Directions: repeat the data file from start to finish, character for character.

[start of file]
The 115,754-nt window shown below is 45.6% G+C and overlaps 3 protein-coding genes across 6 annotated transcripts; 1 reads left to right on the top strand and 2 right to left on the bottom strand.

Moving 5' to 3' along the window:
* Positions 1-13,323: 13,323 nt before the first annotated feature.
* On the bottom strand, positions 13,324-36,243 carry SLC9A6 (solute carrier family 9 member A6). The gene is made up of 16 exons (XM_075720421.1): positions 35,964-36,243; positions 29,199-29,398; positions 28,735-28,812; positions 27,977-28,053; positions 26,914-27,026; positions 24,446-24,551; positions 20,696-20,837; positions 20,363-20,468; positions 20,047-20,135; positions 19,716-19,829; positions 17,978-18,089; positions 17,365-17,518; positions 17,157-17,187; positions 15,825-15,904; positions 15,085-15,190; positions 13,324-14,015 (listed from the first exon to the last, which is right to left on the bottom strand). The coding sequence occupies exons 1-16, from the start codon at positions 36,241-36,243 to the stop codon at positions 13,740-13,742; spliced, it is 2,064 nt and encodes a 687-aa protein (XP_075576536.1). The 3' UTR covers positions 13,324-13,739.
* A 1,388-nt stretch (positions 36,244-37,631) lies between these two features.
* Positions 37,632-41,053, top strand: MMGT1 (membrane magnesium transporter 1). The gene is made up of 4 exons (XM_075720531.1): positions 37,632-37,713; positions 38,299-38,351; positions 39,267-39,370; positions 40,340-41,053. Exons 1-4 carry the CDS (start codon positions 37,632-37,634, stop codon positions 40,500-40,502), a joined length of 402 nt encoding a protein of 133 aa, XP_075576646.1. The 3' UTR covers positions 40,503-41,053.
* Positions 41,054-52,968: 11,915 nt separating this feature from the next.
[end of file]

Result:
The 115,754-nt window shown below is 45.6% G+C and overlaps 3 protein-coding genes across 6 annotated transcripts; 1 reads left to right on the top strand and 2 right to left on the bottom strand.

Moving 5' to 3' along the window:
* Positions 1-13,323: 13,323 nt before the first annotated feature.
* On the bottom strand, positions 13,324-36,243 carry SLC9A6 (solute carrier family 9 member A6). The gene is made up of 16 exons (XM_075720421.1): positions 35,964-36,243; positions 29,199-29,398; positions 28,735-28,812; positions 27,977-28,053; positions 26,914-27,026; positions 24,446-24,551; positions 20,696-20,837; positions 20,363-20,468; positions 20,047-20,135; positions 19,716-19,829; positions 17,978-18,089; positions 17,365-17,518; positions 17,157-17,187; positions 15,825-15,904; positions 15,085-15,190; positions 13,324-14,015 (listed from the first exon to the last, which is right to left on the bottom strand). The coding sequence occupies exons 1-16, from the start codon at positions 36,241-36,243 to the stop codon at positions 13,740-13,742; spliced, it is 2,064 nt and encodes a 687-aa protein (XP_075576536.1). The 3' UTR covers positions 13,324-13,739.
* A 1,388-nt stretch (positions 36,244-37,631) lies between these two features.
* Positions 37,632-41,053, top strand: MMGT1 (membrane magnesium transporter 1). The gene is made up of 4 exons (XM_075720531.1): positions 37,632-37,713; positions 38,299-38,351; positions 39,267-39,370; positions 40,340-41,053. Exons 1-4 carry the CDS (start codon positions 37,632-37,634, stop codon positions 40,500-40,502), a joined length of 402 nt encoding a protein of 133 aa, XP_075576646.1. The 3' UTR covers positions 40,503-41,053.
* Positions 41,054-52,968: 11,915 nt separating this feature from the next.